So, it’s happened.
The question you have dodged for months from your kids has finally become a reality.
“Mom…Dad…please?! I promise I’ll take care of it!”
Now, a little fluffball of attitude and cuteness has made himself the newest member of the family.
You’ve finally got a routine down on potty training and you are well-prepared for those needle teeth with your bottle of no chew spray.
But what about the vet visits? When do puppies and kittens begin getting vaccines and for how long? Does your little bundle of joy have intestinal worms? What type of flea prevention can be used at this age?
Thank goodness your veterinarian can answer all of these questions! Hopefully, many of them will be answered in this article!
All About Vaccines
Typically vaccines begin at 6 weeks of age for kittens and puppies alike. Up to 6 weeks of age, they are protected by passive immunity from their mother. Some vaccines must be boostered every 2-4 weeks. Vaccines given before or after the 2-4 week period are considered ineffective.
Vaccine recommendations vary among veterinarians and are usually based on the epidemic of the disease in their area. Listed in the table below are the core vaccines and our recommended schedule for vaccinating.
|12 weeks||DAPP||FVRCP, FeLV|
|15 weeks||DAPP, Rabies and Bordetella||FVRCP, FeLV, Rabies|
DAPP is a combination vaccine for dogs used to help protect against the following:
Distemper: Disease caused by virus; affects gastrointestinal, nervous and respiratory systems; no known cure
Adenovirus II: Vaccine protects against canine infectious hepatitis and helps protect against infectious tracheobronchitis (a.k.a. kennel cough)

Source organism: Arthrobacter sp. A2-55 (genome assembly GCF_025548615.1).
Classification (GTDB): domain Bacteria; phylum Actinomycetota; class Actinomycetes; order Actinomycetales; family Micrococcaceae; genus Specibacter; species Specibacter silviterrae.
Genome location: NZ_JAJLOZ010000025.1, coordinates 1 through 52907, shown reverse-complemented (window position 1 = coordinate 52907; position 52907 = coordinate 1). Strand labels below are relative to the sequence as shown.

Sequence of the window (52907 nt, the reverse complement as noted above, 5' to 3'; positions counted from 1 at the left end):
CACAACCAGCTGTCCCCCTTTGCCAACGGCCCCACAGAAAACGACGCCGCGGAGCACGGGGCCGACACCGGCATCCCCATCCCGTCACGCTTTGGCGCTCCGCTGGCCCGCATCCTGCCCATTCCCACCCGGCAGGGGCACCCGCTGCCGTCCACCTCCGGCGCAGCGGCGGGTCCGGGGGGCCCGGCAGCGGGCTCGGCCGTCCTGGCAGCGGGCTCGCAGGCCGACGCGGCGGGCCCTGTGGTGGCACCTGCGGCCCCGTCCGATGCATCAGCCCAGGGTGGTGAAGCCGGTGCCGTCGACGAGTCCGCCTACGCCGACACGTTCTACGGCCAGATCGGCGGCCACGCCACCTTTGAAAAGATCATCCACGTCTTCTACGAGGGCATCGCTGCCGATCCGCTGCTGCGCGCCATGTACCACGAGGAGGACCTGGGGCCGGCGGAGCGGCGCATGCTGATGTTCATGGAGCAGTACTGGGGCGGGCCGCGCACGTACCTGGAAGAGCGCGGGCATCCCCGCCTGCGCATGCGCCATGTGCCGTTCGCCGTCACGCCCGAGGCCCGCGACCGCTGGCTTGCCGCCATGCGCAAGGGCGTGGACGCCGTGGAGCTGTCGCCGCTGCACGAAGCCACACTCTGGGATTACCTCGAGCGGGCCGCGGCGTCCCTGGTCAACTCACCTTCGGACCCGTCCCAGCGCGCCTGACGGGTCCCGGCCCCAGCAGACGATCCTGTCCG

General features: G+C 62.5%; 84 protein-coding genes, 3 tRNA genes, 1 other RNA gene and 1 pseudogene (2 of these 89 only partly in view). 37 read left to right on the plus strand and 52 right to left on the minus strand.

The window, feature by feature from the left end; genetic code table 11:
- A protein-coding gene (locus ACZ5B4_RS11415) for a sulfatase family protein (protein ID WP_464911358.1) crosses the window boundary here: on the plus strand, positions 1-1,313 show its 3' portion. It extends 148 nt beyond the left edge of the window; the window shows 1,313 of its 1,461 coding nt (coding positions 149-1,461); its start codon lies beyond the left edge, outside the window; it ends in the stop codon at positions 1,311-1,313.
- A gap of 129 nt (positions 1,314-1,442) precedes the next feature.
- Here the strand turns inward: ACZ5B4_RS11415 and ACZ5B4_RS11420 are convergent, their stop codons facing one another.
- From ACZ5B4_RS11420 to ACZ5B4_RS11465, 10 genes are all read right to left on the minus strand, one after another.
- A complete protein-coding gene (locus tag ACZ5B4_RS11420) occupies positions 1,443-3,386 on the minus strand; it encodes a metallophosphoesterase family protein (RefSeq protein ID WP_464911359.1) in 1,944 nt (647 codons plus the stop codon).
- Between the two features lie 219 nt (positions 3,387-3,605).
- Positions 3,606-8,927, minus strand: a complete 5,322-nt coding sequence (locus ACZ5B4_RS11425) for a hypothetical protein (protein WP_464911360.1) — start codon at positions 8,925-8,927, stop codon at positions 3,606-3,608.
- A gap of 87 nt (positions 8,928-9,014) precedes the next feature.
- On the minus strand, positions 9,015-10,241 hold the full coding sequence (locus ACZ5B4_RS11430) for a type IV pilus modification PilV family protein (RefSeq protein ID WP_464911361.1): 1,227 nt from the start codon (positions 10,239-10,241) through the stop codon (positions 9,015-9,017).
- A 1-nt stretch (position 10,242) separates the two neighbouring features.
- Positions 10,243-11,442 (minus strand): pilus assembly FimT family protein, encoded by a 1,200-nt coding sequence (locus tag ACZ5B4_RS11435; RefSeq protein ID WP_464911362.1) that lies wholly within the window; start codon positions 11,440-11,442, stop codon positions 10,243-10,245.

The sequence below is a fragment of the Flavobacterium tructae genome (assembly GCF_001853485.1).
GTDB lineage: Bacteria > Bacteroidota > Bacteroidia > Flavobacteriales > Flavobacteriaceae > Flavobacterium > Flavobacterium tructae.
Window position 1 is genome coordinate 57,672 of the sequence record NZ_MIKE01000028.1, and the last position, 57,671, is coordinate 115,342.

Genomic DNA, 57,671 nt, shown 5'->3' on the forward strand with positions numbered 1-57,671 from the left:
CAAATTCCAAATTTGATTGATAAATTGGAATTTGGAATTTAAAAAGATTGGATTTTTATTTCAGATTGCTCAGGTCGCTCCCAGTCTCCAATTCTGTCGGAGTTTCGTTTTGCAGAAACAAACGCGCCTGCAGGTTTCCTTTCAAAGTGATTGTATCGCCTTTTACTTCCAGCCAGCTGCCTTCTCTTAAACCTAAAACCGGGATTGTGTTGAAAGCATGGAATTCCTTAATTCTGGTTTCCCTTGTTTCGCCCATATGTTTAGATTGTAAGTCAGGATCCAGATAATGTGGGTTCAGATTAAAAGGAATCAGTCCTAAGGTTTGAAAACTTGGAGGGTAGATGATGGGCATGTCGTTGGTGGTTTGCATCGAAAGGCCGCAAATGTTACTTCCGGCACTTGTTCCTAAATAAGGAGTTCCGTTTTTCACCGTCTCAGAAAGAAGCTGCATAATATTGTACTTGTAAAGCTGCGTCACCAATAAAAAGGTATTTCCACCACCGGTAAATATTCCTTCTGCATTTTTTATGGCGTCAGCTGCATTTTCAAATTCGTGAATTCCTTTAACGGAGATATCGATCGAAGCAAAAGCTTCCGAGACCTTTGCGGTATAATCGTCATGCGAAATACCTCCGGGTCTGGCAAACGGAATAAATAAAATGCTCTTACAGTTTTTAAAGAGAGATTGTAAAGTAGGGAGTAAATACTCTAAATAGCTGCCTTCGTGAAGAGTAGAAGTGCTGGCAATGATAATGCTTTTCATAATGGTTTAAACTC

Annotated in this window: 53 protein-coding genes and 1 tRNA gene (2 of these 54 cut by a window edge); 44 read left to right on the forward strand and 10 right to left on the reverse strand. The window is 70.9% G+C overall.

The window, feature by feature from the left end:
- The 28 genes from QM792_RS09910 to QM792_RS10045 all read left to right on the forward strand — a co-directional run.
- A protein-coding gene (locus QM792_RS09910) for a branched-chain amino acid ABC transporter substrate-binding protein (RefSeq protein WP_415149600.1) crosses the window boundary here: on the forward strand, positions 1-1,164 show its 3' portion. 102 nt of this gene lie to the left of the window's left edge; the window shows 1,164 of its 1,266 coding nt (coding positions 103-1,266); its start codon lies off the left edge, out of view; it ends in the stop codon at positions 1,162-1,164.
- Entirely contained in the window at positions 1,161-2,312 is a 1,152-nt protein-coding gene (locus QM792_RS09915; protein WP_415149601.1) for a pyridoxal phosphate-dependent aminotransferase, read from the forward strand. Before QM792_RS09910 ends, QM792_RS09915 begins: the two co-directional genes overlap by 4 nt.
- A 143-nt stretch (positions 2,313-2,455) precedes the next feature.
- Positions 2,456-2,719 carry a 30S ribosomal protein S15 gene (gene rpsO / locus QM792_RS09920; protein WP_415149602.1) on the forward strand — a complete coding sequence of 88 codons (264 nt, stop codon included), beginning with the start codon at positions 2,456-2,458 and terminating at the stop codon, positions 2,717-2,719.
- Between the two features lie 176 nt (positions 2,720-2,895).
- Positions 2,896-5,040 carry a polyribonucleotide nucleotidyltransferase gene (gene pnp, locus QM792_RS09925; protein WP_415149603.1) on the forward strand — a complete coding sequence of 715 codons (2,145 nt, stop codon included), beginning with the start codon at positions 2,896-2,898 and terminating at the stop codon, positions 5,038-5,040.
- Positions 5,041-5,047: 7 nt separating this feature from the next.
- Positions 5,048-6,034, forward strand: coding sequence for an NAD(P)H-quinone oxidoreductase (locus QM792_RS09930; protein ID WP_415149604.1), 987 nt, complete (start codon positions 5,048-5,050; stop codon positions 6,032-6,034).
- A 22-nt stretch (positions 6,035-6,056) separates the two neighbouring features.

Parainfluenza: Highly contagious virus affecting respiratory system; vaccine protects against infectious tracheobronchitis (a.k.a. kennel cough)
Parvovirus: Highly contagious virus affecting gastrointestinal system; no known cure
Bordetella: Helps protect against bacteria that causes infectious tracheobronchitis (a.k.a. kennel cough)
FVRCP is a combination vaccine for cats used to help protect against the following:
Rhinotracheitis: Disease caused by herpesvirus-1 which affects respiratory system and reproductive tract
Calicivirus: Virus affecting upper respiratory tract
Panleukopenia: Caused by a virus that results in severe infection;affects gastrointestinal, nervous and immune systems; highly contagious; also called feline parvovirus
FeLV is a vaccine that protects against feline leukemia. Feline leukemia is a retrovirus and is fatal. There is no known cure.
Rabies: Fatal virus affecting central nervous system; can be transmitted to humans; no known cure; required for all pets by law
There are other vaccines available, such leptospirosis and canine influenza. However, these vaccines are considered optional and are not part of the core vaccine schedule. These types of vaccines should be discussed with your veterinarian. Many are given based on the area you live and the lifestyle of your pet.
“All I Need Is the Vaccine.”……NOOOO!!!
A visit with the vet should definitely be at the top of your to-do list after acquiring your new pet. Other than vaccines, a physical exam from the veterinarian is important to ensure he/she is developing normally. Things such as heart murmurs can be detected at this early age, and is well-worth knowing about!
Not to mention those nasty intestinal worms (roundworms and hookworms to name a few). Some of which can be passed to humans. Since some of these parasites are passed directly from the mother to the puppies/kittens, it’s very important to have them checked multiple times. We actually recommend testing their stool at each puppy/kitten visit.
Why multiple times?
Eggs from intestinal worms are shed in the stool, which are what we see when we look at a sample under the microscope. However, eggs may not be deposited into the feces 24/7. Also, every type of worm has a different life cycle. Therefore, it is important to check multiple times to make sure your pet is safe!
Aside from promoting good health for your new puppy or kitten, establishing a good relationship with your veterinarian from the get-go is always a good practice.
When the inevitable happens and Lucy eats the entire Thanksgiving turkey off the table when no one is looking, you are going to want your veterinarian there to help!
And who better than the veterinarian who has seen her since she was just a little fur ball?
Questions or thoughts about first time visits to the vet with your puppy/kitten? Comment below! We’d love to hear your thoughts!